African leaders urged to eschew corruption

Dr. Iftikhar Ahmad Ayaz OBE(inset),Consul-General of Tuvalu,UK delivering his speech.

Dr. Iftikhar Ahmad Ayaz OBE(inset),Consul-General of Tuvalu,UK delivering his speech.

The Consul-General of Tuvalu in the United Kingdom (UK), Sir Dr  Iftikhar Ahmed Ayaz,  has admonished African leaders to forgo all forms of corruption and work towards uplifting their citizenry from the quagmire of poverty they find themselves.

According to him, the culture of Africa did not suggest a predisposition to corruption, yet the continent was riddled with corruption which continues to act as a limiting force to the continent’s development.

“Africa’s progress will depend on development that truly lifts everyone from poverty to prosperity, however, this progress will depend on the prevalence of social and economic justice for all,” he said.

Sir Ayaz made the call at the Ahmadiyya Peace Conference held in Accra on Wednesday.

The event which was being held on an African soil for the first time was on the theme: “Peace and global justice” and brought together people of diverse background including; state officials, politicians, diplomats, traditional and religious leaders, corporate executives and members of the Ahmadiyya Muslim Mission in Ghana.

Delivering the keynote address, he said it was unfortunate that some African leaders had cultivated a notorious ethic of self-aggrandizement and self-perpetuation in power.

“This one word, power, sums up the ordeal of most developing countries. It is the struggle for power, the seizure of power, the concentration of power in the hands of one individual or group, and the subsequent refusal to relinquish or share power that has sucked these countries into a vortex of violence, repression, tyranny and corruption,” he emphasised.

Touching on the theme for the conference, Sir Ayaz said  if religion was practiced in its pure and prestine form, with absolute justice as a cardinal component as demonstrated by the Ahmadiyya Muslim Community, it could act as a catalyst for achieving the twin goals of global peace anf justice.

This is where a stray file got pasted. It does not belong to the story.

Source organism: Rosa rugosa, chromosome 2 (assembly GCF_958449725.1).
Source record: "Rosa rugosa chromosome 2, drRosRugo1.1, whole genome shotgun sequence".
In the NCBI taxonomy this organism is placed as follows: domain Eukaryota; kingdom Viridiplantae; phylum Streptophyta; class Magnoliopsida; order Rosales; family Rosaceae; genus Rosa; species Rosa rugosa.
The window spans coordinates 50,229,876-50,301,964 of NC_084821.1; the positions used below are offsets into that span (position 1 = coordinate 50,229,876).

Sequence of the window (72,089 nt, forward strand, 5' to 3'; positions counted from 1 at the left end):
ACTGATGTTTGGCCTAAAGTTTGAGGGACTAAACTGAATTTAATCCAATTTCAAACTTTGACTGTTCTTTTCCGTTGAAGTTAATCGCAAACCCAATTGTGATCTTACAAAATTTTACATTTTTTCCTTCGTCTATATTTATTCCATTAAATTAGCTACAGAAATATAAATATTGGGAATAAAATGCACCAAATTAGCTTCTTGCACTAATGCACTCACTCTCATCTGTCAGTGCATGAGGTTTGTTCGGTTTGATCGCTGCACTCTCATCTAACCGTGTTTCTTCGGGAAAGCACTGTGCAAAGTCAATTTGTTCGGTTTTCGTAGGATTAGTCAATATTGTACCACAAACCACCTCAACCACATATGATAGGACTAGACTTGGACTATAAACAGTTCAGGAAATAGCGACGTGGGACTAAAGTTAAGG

He said the time had come for religion to take its rightful place as a unifying force in establishing a society based on mutual affection and brotherhood necessary for the realization of peace and justice.

“The achievement of global peace and justice are based on its direct correlation with the establishment of a peaceful society, eradication of poverty, promotion of democratic governance, morality and true universal brotherhood,” he added.

However, he explained that true universal brotherhood under which man developed sensibility and sensitivity to the pain and suffering of others could only be established by virtue of man’s relationship with one another through loyal and faithful relationship with God.

“It is only through the recognition that all men are equal creatures of the same benevolent God and they must constantly seek His pleasure   through the discharge of both the rights due him and His creation that can bring about universal brotherhood,” reiterated.

In a speech read on his behalf, the head of the Worldwide Ahmadiyya Muslim Community, Hadhart Masroor Ahmad said he was pleased that Africa had not joined the ranks of the nations who were involved in the world nuclear arms race.

“It is my belief that if the rest of the world continues to act unjustly, usurping the rights of others and interfering in other nations, the will destroy themselves,” he said.

However, he noted that if that day came, it was Africa that may be the only continent that would posses the ability to save itself from annihilation, stressing that, “Moreover, where today Africa is looked down upon by many and considered to be weak, your continent will be in a position to play a pivotal role in building the rest of the world.”

The Head of the Ahmadiyya Community also referred to as the Khalifatul Masih V, therefore, called on African countries never to underestimate their potential.

By Cliff Ekuful

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